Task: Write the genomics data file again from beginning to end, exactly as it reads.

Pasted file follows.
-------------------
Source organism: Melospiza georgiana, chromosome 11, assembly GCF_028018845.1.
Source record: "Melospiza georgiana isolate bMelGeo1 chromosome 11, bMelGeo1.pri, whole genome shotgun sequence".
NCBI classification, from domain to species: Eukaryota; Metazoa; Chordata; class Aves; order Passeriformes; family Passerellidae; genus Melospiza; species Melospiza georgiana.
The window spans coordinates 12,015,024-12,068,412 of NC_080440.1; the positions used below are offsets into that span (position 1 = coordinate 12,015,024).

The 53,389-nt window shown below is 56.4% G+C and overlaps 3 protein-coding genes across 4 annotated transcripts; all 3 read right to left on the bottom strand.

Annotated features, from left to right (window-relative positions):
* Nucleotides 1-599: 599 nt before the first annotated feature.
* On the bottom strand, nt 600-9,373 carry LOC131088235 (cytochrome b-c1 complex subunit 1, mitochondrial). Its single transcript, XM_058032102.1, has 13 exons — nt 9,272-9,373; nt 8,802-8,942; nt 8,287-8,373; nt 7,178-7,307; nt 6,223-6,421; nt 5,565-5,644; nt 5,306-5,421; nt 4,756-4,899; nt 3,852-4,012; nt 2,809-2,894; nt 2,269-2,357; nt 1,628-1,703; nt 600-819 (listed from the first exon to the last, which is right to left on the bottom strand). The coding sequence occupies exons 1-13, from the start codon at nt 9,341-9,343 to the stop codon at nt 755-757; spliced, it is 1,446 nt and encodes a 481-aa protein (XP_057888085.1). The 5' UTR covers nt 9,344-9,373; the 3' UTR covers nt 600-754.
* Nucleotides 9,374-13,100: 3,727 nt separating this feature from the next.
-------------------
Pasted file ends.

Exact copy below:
Source organism: Melospiza georgiana, chromosome 11, assembly GCF_028018845.1.
Source record: "Melospiza georgiana isolate bMelGeo1 chromosome 11, bMelGeo1.pri, whole genome shotgun sequence".
NCBI classification, from domain to species: Eukaryota; Metazoa; Chordata; class Aves; order Passeriformes; family Passerellidae; genus Melospiza; species Melospiza georgiana.
The window spans coordinates 12,015,024-12,068,412 of NC_080440.1; the positions used below are offsets into that span (position 1 = coordinate 12,015,024).

The 53,389-nt window shown below is 56.4% G+C and overlaps 3 protein-coding genes across 4 annotated transcripts; all 3 read right to left on the bottom strand.

Annotated features, from left to right (window-relative positions):
* Nucleotides 1-599: 599 nt before the first annotated feature.
* On the bottom strand, nt 600-9,373 carry LOC131088235 (cytochrome b-c1 complex subunit 1, mitochondrial). Its single transcript, XM_058032102.1, has 13 exons — nt 9,272-9,373; nt 8,802-8,942; nt 8,287-8,373; nt 7,178-7,307; nt 6,223-6,421; nt 5,565-5,644; nt 5,306-5,421; nt 4,756-4,899; nt 3,852-4,012; nt 2,809-2,894; nt 2,269-2,357; nt 1,628-1,703; nt 600-819 (listed from the first exon to the last, which is right to left on the bottom strand). The coding sequence occupies exons 1-13, from the start codon at nt 9,341-9,343 to the stop codon at nt 755-757; spliced, it is 1,446 nt and encodes a 481-aa protein (XP_057888085.1). The 5' UTR covers nt 9,344-9,373; the 3' UTR covers nt 600-754.
* Nucleotides 9,374-13,100: 3,727 nt separating this feature from the next.